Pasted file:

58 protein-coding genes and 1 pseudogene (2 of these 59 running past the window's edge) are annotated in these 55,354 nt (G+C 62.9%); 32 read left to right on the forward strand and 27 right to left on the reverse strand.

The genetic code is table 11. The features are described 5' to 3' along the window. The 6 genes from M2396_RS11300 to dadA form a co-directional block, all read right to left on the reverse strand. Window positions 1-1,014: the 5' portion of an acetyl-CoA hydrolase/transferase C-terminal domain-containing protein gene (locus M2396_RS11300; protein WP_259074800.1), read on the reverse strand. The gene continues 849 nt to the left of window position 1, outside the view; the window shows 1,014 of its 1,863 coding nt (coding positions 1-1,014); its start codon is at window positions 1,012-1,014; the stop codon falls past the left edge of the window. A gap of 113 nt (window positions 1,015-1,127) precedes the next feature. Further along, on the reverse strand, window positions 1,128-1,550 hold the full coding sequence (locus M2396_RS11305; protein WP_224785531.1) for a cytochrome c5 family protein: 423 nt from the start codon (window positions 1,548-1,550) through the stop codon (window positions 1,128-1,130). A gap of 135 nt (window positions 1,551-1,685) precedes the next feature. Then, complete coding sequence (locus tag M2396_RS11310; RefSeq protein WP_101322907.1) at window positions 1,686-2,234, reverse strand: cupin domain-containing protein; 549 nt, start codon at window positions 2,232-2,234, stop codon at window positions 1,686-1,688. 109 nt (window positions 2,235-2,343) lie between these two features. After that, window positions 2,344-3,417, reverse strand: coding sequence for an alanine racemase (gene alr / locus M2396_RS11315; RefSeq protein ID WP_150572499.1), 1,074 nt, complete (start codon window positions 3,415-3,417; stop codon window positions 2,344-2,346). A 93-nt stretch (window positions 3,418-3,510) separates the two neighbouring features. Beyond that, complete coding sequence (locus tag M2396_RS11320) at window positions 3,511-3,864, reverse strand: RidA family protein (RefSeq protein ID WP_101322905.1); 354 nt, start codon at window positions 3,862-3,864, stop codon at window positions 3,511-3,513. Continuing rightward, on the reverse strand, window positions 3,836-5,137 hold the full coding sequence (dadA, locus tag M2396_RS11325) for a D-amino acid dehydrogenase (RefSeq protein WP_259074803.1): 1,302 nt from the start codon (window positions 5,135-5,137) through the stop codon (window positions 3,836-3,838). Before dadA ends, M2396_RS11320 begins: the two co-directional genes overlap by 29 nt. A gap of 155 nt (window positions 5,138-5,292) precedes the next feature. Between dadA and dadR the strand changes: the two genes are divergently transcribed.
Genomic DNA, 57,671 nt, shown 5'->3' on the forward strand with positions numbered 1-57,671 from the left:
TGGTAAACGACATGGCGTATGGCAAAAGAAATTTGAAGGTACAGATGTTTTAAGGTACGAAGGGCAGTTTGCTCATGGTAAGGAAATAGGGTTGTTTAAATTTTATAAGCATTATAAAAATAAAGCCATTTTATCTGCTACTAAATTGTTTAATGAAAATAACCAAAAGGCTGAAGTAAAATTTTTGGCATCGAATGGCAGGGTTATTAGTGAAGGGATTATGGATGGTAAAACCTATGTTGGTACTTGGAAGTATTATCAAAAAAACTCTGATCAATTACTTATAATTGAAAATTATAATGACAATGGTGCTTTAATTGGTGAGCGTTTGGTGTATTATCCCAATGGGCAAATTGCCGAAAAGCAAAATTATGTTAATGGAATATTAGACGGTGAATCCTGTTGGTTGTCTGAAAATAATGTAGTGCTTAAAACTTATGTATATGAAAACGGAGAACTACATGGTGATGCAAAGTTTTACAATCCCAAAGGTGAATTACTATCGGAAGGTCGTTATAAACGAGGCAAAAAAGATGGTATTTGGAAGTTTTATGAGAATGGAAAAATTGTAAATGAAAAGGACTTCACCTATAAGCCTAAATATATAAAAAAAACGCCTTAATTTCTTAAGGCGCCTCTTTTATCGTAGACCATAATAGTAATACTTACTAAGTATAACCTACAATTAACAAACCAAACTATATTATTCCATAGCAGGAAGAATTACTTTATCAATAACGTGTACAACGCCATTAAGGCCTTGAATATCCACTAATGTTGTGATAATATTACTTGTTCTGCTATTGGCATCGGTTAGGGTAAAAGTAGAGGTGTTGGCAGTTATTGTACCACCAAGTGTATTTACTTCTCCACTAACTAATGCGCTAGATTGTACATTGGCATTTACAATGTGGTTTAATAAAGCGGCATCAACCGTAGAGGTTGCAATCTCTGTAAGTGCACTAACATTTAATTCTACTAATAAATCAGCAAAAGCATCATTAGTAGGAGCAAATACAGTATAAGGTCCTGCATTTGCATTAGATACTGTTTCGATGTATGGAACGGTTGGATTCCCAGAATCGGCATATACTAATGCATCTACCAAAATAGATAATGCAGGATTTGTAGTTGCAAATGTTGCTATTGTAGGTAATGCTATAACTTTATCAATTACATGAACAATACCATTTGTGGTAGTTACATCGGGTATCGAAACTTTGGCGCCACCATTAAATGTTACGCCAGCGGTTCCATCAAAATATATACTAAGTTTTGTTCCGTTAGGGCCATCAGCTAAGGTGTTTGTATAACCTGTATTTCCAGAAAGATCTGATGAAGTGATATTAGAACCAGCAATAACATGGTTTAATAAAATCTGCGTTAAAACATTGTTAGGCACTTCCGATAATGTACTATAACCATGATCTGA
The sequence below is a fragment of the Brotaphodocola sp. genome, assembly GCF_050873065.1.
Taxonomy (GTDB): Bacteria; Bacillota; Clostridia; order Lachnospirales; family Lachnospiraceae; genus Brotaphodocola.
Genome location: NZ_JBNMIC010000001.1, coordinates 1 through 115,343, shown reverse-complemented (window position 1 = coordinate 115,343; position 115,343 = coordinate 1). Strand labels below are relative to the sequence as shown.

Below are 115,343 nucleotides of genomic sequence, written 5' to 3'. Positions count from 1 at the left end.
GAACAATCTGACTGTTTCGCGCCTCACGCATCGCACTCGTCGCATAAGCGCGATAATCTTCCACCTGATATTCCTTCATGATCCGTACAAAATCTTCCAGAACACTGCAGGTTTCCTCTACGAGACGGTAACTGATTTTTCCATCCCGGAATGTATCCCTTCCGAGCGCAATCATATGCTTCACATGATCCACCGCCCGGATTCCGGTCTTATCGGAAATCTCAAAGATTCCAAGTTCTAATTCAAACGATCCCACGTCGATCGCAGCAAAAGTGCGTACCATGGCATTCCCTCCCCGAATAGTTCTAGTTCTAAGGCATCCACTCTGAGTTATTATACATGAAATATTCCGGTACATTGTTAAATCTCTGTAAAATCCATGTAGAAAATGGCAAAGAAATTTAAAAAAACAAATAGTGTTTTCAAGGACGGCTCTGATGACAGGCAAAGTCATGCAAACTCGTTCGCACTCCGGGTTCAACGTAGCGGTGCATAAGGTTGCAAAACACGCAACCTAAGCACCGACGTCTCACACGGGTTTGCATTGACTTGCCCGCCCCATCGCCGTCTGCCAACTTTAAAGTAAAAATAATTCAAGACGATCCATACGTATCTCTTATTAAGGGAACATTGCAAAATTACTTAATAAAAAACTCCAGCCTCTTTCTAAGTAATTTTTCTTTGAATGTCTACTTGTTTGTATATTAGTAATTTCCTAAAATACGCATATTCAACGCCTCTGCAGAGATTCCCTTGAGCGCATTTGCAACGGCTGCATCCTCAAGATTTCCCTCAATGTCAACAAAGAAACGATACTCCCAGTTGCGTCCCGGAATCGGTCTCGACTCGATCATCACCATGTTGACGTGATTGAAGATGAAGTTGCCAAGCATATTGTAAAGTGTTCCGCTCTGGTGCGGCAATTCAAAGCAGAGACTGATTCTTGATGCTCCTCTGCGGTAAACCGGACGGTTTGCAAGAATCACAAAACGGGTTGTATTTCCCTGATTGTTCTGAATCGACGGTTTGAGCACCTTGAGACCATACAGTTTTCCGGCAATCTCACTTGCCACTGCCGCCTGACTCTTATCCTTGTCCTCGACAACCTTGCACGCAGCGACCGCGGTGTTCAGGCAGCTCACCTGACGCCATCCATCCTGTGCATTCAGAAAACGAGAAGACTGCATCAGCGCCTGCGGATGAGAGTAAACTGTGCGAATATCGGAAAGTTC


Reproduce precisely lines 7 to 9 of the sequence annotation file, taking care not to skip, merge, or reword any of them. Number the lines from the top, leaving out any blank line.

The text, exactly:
Genome location: NZ_JBNMIC010000001.1, coordinates 1 through 115,343, shown reverse-complemented (window position 1 = coordinate 115,343; position 115,343 = coordinate 1). Strand labels below are relative to the sequence as shown.

Below are 115,343 nucleotides of genomic sequence, written 5' to 3'. Positions count from 1 at the left end.
GAACAATCTGACTGTTTCGCGCCTCACGCATCGCACTCGTCGCATAAGCGCGATAATCTTCCACCTGATATTCCTTCATGATCCGTACAAAATCTTCCAGAACACTGCAGGTTTCCTCTACGAGACGGTAACTGATTTTTCCATCCCGGAATGTATCCCTTCCGAGCGCAATCATATGCTTCACATGATCCACCGCCCGGATTCCGGTCTTATCGGAAATCTCAAAGATTCCAAGTTCTAATTCAAACGATCCCACGTCGATCGCAGCAAAAGTGCGTACCATGGCATTCCCTCCCCGAATAGTTCTAGTTCTAAGGCATCCACTCTGAGTTATTATACATGAAATATTCCGGTACATTGTTAAATCTCTGTAAAATCCATGTAGAAAATGGCAAAGAAATTTAAAAAAACAAATAGTGTTTTCAAGGACGGCTCTGATGACAGGCAAAGTCATGCAAACTCGTTCGCACTCCGGGTTCAACGTAGCGGTGCATAAGGTTGCAAAACACGCAACCTAAGCACCGACGTCTCACACGGGTTTGCATTGACTTGCCCGCCCCATCGCCGTCTGCCAACTTTAAAGTAAAAATAATTCAAGACGATCCATACGTATCTCTTATTAAGGGAACATTGCAAAATTACTTAATAAAAAACTCCAGCCTCTTTCTAAGTAATTTTTCTTTGAATGTCTACTTGTTTGTATATTAGTAATTTCCTAAAATACGCATATTCAACGCCTCTGCAGAGATTCCCTTGAGCGCATTTGCAACGGCTGCATCCTCAAGATTTCCCTCAATGTCAACAAAGAAACGATACTCCCAGTTGCGTCCCGGAATCGGTCTCGACTCGATCATCACCATGTTGACGTGATTGAAGATGAAGTTGCCAAGCATATTGTAAAGTGTTCCGCTCTGGTGCGGCAATTCAAAGCAGAGACTGATTCTTGATGCTCCTCTGCGGTAAACCGGACGGTTTGCAAGAATCACAAAACGGGTTGTATTTCCCTGATTGTTCTGAATCGACGGTTTGAGCACCTTGAGACCATACAGTTTTCCGGCAATCTCACTTGCCACTGCCGCCTGACTCTTATCCTTGTCCTCGACAACCTTGCACGCAGCGACCGCGGTGTTCAGGCAGCTCACCTGACGCCATCCATCCTGTGCATTCAGAAAACGAGAAGACTGCATCAGCGCCTGCGGATGAGAGTAAACTGTGCGAATATCGGAAAGTTC